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drawpoly() function in C

The header file graphics.h contains drawpoly() function which is used to draw polygons i.e. triangle, rectangle, pentagon, hexagon etc.

Syntax :

void drawpoly( int number, int *polypoints );

where,
number indicates (n + 1) number of points 
where n is the number of vertices in a
polygon. polypoints points to a sequence 
of (n*2) integers.

Examples :

Input : arr[] = {320, 150, 400, 250, 
                250, 350, 320, 150};
Output : 

Input : arr[] = {120, 250, 400, 250, 400,
                 350, 450, 200, 120, 250};
Output : 

Explanation : The declaration of drawpoly() contains two arguments. number indicates (n + 1) number of points where n is the number of vertices in a polygon.The second argument, i.e, polypoints points to a sequence of (n * 2) integers . Each pair of integers gives x and y coordinates of a point on the polygon. We specify (n + 1) points because first point coordinates should be equal to (n + 1)th to draw a complete figure.

Example 1 : Drawing a triangle using drawpoly.
int arr[] = {320, 150, 400, 250, 250, 350, 320, 150};



Array arr contains coordinates of triangle which are (320, 150), (400, 250) and (250, 350). Note that last point(320, 150) in array is same as first.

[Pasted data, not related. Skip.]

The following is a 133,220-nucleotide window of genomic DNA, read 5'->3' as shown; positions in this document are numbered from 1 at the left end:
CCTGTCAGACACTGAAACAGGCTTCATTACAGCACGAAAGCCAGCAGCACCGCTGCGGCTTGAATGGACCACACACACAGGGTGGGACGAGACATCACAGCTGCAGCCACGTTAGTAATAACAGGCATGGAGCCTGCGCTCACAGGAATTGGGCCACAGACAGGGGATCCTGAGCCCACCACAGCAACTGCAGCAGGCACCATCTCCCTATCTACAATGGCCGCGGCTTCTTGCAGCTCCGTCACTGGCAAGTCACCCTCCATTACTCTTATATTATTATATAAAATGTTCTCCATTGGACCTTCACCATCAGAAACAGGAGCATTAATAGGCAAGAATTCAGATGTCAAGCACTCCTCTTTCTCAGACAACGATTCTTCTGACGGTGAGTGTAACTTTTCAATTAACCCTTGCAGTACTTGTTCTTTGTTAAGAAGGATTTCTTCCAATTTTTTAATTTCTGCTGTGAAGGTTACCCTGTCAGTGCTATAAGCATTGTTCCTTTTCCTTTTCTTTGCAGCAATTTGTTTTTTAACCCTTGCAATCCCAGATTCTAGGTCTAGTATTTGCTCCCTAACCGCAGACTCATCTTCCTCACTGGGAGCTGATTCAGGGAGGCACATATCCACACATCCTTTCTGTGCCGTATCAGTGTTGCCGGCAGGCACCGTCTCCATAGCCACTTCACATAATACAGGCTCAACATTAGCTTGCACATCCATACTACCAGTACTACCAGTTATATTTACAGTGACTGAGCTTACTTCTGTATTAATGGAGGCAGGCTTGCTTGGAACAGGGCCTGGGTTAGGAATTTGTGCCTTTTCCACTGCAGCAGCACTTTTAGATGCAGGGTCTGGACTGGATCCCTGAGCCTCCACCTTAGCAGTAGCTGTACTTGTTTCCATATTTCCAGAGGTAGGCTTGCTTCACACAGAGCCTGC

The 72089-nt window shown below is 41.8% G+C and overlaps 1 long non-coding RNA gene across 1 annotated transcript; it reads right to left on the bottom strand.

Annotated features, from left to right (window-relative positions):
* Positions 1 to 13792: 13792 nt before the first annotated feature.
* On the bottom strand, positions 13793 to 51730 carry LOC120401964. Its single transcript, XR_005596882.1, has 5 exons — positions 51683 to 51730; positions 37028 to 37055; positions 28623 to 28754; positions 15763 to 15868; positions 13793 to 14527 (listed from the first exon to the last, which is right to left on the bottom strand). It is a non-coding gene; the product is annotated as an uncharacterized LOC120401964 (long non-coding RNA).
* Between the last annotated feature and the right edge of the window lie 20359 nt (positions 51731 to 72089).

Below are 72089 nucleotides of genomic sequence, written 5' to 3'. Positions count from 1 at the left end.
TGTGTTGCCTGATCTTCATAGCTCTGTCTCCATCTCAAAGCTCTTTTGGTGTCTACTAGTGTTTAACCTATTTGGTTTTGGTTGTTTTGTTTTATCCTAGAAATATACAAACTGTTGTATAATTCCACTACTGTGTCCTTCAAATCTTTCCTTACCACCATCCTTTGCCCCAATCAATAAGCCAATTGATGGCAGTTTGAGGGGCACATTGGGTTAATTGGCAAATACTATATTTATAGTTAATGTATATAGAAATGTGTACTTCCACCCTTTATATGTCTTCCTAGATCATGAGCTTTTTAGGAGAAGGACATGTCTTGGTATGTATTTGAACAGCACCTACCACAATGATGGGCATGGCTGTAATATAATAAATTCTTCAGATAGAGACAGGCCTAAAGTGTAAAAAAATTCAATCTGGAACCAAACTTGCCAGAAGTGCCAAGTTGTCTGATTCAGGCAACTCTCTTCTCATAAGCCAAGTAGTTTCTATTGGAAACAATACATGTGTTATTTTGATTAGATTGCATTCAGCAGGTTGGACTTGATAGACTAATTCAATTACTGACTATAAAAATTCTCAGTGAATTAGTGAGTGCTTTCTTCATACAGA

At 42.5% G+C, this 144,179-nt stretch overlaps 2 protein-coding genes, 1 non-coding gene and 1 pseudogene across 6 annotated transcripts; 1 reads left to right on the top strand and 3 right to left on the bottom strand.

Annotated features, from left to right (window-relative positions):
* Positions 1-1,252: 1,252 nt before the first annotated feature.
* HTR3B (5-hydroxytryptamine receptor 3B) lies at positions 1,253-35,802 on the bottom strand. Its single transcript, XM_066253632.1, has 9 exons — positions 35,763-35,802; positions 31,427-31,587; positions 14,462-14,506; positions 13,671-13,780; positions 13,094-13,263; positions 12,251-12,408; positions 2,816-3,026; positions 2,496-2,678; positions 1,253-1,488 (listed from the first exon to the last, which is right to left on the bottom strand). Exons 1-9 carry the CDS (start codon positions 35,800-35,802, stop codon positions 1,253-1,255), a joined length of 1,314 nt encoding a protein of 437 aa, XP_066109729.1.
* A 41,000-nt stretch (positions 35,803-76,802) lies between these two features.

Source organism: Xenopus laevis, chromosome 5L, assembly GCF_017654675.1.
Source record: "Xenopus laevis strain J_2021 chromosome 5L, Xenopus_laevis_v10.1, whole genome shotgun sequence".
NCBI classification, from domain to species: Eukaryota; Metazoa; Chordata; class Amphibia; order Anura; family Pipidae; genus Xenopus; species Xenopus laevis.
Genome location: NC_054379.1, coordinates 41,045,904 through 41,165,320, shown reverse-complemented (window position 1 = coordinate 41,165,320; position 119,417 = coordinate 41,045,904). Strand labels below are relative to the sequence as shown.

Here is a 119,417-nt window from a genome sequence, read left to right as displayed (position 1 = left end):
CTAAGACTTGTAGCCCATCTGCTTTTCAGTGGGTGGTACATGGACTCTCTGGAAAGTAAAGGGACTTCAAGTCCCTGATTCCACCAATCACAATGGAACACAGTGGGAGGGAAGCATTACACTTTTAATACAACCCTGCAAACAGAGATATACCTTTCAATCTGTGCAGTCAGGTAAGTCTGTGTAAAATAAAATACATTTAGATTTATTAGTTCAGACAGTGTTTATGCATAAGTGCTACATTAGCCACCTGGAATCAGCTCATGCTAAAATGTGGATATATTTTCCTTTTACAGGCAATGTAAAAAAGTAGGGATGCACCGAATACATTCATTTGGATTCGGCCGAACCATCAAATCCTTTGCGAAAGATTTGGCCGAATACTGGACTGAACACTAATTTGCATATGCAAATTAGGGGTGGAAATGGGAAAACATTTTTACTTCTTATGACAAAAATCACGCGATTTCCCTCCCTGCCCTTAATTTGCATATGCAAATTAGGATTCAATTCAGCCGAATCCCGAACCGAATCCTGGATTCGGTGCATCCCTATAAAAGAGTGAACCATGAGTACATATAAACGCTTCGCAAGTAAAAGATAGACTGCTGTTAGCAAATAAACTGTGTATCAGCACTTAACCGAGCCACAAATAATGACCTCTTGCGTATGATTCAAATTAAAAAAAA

Below is the implementation of drawpoly() function.

// C Implementation for drawpoly()
#include <graphics.h>
  
// driver code
int main()
{
    // gm is Graphics mode which is
    // a computer display mode that
    // generates image using pixels.
    // DETECT is a macro defined in
    // "graphics.h" header file
    int gd = DETECT, gm;
  
    // coordinates of polygon
    int arr[] = {320, 150, 400, 250, 
                 250, 350, 320, 150};
  
    // initgraph initializes the
    // graphics system by loading a
    // graphics driver from disk
    initgraph(&gd, &gm, "");
  
    // drawpoly function
    drawpoly(4, arr);
  
    getch();
  
    // closegraph function closes the
    // graphics mode and deallocates
    // all memory allocated by
    // graphics system .
    closegraph();
  
    return 0;
}

Output :




This article is attributed to GeeksforGeeks.org

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